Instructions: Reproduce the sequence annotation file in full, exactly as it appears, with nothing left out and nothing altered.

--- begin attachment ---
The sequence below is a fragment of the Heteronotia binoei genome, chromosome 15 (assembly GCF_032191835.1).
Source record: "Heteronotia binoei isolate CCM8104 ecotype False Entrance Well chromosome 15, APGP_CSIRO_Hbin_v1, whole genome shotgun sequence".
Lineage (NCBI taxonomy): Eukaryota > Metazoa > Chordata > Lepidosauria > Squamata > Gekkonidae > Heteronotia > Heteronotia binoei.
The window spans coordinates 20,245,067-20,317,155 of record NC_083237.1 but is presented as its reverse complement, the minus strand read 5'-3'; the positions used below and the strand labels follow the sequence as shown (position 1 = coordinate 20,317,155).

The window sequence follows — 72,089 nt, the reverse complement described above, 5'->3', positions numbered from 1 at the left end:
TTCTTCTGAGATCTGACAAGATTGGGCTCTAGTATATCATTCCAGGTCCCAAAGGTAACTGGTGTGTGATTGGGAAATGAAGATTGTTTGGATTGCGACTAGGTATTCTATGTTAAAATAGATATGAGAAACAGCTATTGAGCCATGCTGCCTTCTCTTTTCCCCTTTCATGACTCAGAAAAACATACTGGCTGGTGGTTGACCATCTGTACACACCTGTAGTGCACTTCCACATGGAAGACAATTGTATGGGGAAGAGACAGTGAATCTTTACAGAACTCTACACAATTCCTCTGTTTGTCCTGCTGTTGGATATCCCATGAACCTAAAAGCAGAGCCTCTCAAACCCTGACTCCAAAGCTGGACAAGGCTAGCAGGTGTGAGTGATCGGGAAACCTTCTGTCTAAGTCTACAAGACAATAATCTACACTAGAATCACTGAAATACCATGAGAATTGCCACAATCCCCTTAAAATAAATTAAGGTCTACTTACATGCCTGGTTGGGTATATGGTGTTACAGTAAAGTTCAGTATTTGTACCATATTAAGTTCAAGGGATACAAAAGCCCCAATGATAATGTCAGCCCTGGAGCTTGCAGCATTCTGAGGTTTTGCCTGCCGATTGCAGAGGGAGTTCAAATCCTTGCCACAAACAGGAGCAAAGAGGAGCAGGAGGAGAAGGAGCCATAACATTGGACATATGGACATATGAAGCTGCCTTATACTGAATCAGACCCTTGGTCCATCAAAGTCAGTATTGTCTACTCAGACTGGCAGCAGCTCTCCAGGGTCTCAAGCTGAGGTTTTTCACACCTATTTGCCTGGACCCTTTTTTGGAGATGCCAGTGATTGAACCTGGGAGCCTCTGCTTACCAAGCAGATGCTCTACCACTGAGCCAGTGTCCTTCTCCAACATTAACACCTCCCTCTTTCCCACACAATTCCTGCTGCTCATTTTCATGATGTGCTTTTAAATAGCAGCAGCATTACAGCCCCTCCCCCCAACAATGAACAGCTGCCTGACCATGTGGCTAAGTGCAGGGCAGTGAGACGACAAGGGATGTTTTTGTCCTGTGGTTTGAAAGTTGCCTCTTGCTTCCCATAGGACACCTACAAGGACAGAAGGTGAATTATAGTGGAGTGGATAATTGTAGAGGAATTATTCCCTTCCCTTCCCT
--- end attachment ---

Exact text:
The sequence below is a fragment of the Heteronotia binoei genome, chromosome 15 (assembly GCF_032191835.1).
Source record: "Heteronotia binoei isolate CCM8104 ecotype False Entrance Well chromosome 15, APGP_CSIRO_Hbin_v1, whole genome shotgun sequence".
Lineage (NCBI taxonomy): Eukaryota > Metazoa > Chordata > Lepidosauria > Squamata > Gekkonidae > Heteronotia > Heteronotia binoei.
The window spans coordinates 20,245,067-20,317,155 of record NC_083237.1 but is presented as its reverse complement, the minus strand read 5'-3'; the positions used below and the strand labels follow the sequence as shown (position 1 = coordinate 20,317,155).

The window sequence follows — 72,089 nt, the reverse complement described above, 5'->3', positions numbered from 1 at the left end:
TTCTTCTGAGATCTGACAAGATTGGGCTCTAGTATATCATTCCAGGTCCCAAAGGTAACTGGTGTGTGATTGGGAAATGAAGATTGTTTGGATTGCGACTAGGTATTCTATGTTAAAATAGATATGAGAAACAGCTATTGAGCCATGCTGCCTTCTCTTTTCCCCTTTCATGACTCAGAAAAACATACTGGCTGGTGGTTGACCATCTGTACACACCTGTAGTGCACTTCCACATGGAAGACAATTGTATGGGGAAGAGACAGTGAATCTTTACAGAACTCTACACAATTCCTCTGTTTGTCCTGCTGTTGGATATCCCATGAACCTAAAAGCAGAGCCTCTCAAACCCTGACTCCAAAGCTGGACAAGGCTAGCAGGTGTGAGTGATCGGGAAACCTTCTGTCTAAGTCTACAAGACAATAATCTACACTAGAATCACTGAAATACCATGAGAATTGCCACAATCCCCTTAAAATAAATTAAGGTCTACTTACATGCCTGGTTGGGTATATGGTGTTACAGTAAAGTTCAGTATTTGTACCATATTAAGTTCAAGGGATACAAAAGCCCCAATGATAATGTCAGCCCTGGAGCTTGCAGCATTCTGAGGTTTTGCCTGCCGATTGCAGAGGGAGTTCAAATCCTTGCCACAAACAGGAGCAAAGAGGAGCAGGAGGAGAAGGAGCCATAACATTGGACATATGGACATATGAAGCTGCCTTATACTGAATCAGACCCTTGGTCCATCAAAGTCAGTATTGTCTACTCAGACTGGCAGCAGCTCTCCAGGGTCTCAAGCTGAGGTTTTTCACACCTATTTGCCTGGACCCTTTTTTGGAGATGCCAGTGATTGAACCTGGGAGCCTCTGCTTACCAAGCAGATGCTCTACCACTGAGCCAGTGTCCTTCTCCAACATTAACACCTCCCTCTTTCCCACACAATTCCTGCTGCTCATTTTCATGATGTGCTTTTAAATAGCAGCAGCATTACAGCCCCTCCCCCCAACAATGAACAGCTGCCTGACCATGTGGCTAAGTGCAGGGCAGTGAGACGACAAGGGATGTTTTTGTCCTGTGGTTTGAAAGTTGCCTCTTGCTTCCCATAGGACACCTACAAGGACAGAAGGTGAATTATAGTGGAGTGGATAATTGTAGAGGAATTATTCCCTTCCCTTCCCT